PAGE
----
Former PCC president Mark Rocha announced his retirement last month after a tumultuous four year stay as college president and he left as perhaps the most polarizing figure on campus.
During his time as president, Rocha received votes of no confidence from both student and faculty groups. The rift between these groups and the Board of Trustees was as evident as a barbeque stain on a white suit. And many times Rocha was the focal point of the conflict.
Now that he has decided to retire, it’s time for these groups to mend any differences they may have with the board and come together in order to give the next president a fair chance at doing the job.
Perhaps the most controversial moment of Rocha’s tenure as president was the cancellation of Winter Intersession, a move that the California Public Employment Relations Board ruled illegal.
It is important to remember that being a college president is a thankless job and that Rocha took on the responsibility of managing one of the top junior colleges in the nation during the worst economic downturn since the 1930s.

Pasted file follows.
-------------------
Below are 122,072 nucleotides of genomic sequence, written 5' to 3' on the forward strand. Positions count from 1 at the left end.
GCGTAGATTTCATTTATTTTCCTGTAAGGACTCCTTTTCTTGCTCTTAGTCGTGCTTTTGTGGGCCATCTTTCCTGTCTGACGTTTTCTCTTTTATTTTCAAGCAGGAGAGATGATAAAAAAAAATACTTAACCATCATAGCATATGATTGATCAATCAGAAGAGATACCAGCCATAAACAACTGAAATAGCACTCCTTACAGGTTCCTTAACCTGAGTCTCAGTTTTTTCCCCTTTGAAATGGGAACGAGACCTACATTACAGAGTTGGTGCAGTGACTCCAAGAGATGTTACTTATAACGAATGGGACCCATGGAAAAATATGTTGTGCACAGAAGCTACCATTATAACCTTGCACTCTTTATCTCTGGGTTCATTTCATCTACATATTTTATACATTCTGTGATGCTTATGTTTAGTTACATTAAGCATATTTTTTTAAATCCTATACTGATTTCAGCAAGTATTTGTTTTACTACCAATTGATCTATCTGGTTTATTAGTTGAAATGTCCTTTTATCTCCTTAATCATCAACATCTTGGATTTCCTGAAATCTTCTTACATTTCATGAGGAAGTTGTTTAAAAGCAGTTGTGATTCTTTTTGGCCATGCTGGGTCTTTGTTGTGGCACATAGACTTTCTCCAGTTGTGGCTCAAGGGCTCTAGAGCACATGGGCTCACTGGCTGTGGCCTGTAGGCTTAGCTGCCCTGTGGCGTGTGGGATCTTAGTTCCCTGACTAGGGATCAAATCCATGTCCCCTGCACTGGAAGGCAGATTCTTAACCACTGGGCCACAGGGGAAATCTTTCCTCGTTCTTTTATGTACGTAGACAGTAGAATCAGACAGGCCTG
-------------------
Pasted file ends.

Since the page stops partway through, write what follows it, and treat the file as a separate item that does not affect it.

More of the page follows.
It is also important to remember that the president is not a king. He is at the service of the board and it is his job to enact the policies they come up with. Though Rocha was the face of the district, he is not solely to blame for the school’s problems.
When Richard Nixon lost the 1962 California gubernatorial election, he famously proclaimed in his final press conference, “You don’t have Nixon to kick around anymore.”
In PCC’s case, the same is true with Mark Rocha. Now that he is gone, (and they don’t have Rocha to kick around anymore) it’s time for both sides to hit the reset button and attempt to repair relationships.
With accreditation looming, both sides have to toss aside their differences in order to effectively deal with the potential crisis.
If the Board and the faculty are truly here to serve the students and the community in general, they owe it to those groups to attempt to start fresh and work together in order to achieve the goals that are needed to effectively run an institution of higher learning.